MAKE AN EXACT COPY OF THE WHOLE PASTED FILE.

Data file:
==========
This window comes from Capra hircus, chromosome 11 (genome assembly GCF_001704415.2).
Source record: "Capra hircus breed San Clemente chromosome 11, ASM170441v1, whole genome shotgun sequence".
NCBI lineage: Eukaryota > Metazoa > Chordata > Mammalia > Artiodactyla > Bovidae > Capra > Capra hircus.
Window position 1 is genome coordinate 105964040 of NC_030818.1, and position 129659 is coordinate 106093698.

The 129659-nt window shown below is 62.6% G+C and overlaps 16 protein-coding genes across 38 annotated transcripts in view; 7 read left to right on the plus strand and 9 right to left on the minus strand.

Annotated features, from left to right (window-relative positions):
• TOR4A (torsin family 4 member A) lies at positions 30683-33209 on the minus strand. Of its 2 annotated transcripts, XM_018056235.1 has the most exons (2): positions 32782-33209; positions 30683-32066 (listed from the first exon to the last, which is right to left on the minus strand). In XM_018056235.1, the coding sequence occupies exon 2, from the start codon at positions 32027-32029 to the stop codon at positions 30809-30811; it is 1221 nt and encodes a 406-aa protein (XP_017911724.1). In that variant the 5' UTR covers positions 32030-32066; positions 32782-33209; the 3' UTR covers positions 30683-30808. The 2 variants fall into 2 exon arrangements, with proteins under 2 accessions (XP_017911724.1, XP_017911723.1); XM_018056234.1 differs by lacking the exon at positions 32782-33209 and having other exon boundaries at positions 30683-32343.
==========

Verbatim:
This window comes from Capra hircus, chromosome 11 (genome assembly GCF_001704415.2).
Source record: "Capra hircus breed San Clemente chromosome 11, ASM170441v1, whole genome shotgun sequence".
NCBI lineage: Eukaryota > Metazoa > Chordata > Mammalia > Artiodactyla > Bovidae > Capra > Capra hircus.
Window position 1 is genome coordinate 105964040 of NC_030818.1, and position 129659 is coordinate 106093698.

The 129659-nt window shown below is 62.6% G+C and overlaps 16 protein-coding genes across 38 annotated transcripts in view; 7 read left to right on the plus strand and 9 right to left on the minus strand.

Annotated features, from left to right (window-relative positions):
• TOR4A (torsin family 4 member A) lies at positions 30683-33209 on the minus strand. Of its 2 annotated transcripts, XM_018056235.1 has the most exons (2): positions 32782-33209; positions 30683-32066 (listed from the first exon to the last, which is right to left on the minus strand). In XM_018056235.1, the coding sequence occupies exon 2, from the start codon at positions 32027-32029 to the stop codon at positions 30809-30811; it is 1221 nt and encodes a 406-aa protein (XP_017911724.1). In that variant the 5' UTR covers positions 32030-32066; positions 32782-33209; the 3' UTR covers positions 30683-30808. The 2 variants fall into 2 exon arrangements, with proteins under 2 accessions (XP_017911724.1, XP_017911723.1); XM_018056234.1 differs by lacking the exon at positions 32782-33209 and having other exon boundaries at positions 30683-32343.